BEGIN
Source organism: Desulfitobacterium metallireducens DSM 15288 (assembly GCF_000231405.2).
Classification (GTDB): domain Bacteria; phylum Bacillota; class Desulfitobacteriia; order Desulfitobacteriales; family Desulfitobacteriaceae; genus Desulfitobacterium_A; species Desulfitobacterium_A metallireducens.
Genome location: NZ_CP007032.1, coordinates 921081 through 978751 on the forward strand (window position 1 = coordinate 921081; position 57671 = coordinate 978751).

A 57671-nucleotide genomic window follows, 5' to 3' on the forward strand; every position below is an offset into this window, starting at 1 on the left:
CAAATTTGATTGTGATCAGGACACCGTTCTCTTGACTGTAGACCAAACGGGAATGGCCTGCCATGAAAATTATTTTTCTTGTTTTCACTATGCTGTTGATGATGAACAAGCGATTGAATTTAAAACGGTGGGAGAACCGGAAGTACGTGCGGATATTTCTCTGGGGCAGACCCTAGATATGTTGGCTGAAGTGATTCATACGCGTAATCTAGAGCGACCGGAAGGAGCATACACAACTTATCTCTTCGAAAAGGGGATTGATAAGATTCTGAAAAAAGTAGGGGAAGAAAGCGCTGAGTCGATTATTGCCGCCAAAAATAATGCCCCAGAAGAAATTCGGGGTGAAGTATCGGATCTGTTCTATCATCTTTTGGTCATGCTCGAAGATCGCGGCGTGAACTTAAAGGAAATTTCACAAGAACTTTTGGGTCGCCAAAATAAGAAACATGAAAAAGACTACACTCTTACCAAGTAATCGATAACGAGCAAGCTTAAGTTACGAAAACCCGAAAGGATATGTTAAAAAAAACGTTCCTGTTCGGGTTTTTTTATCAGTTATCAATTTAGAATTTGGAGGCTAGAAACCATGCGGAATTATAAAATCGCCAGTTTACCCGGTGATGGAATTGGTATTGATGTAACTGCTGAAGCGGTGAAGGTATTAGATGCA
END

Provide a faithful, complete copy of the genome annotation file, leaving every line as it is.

Source organism: Desulfitobacterium metallireducens DSM 15288 (assembly GCF_000231405.2).
Classification (GTDB): domain Bacteria; phylum Bacillota; class Desulfitobacteriia; order Desulfitobacteriales; family Desulfitobacteriaceae; genus Desulfitobacterium_A; species Desulfitobacterium_A metallireducens.
Genome location: NZ_CP007032.1, coordinates 921081 through 978751 on the forward strand (window position 1 = coordinate 921081; position 57671 = coordinate 978751).

A 57671-nucleotide genomic window follows, 5' to 3' on the forward strand; every position below is an offset into this window, starting at 1 on the left:
CAAATTTGATTGTGATCAGGACACCGTTCTCTTGACTGTAGACCAAACGGGAATGGCCTGCCATGAAAATTATTTTTCTTGTTTTCACTATGCTGTTGATGATGAACAAGCGATTGAATTTAAAACGGTGGGAGAACCGGAAGTACGTGCGGATATTTCTCTGGGGCAGACCCTAGATATGTTGGCTGAAGTGATTCATACGCGTAATCTAGAGCGACCGGAAGGAGCATACACAACTTATCTCTTCGAAAAGGGGATTGATAAGATTCTGAAAAAAGTAGGGGAAGAAAGCGCTGAGTCGATTATTGCCGCCAAAAATAATGCCCCAGAAGAAATTCGGGGTGAAGTATCGGATCTGTTCTATCATCTTTTGGTCATGCTCGAAGATCGCGGCGTGAACTTAAAGGAAATTTCACAAGAACTTTTGGGTCGCCAAAATAAGAAACATGAAAAAGACTACACTCTTACCAAGTAATCGATAACGAGCAAGCTTAAGTTACGAAAACCCGAAAGGATATGTTAAAAAAAACGTTCCTGTTCGGGTTTTTTTATCAGTTATCAATTTAGAATTTGGAGGCTAGAAACCATGCGGAATTATAAAATCGCCAGTTTACCCGGTGATGGAATTGGTATTGATGTAACTGCTGAAGCGGTGAAGGTATTAGATGCA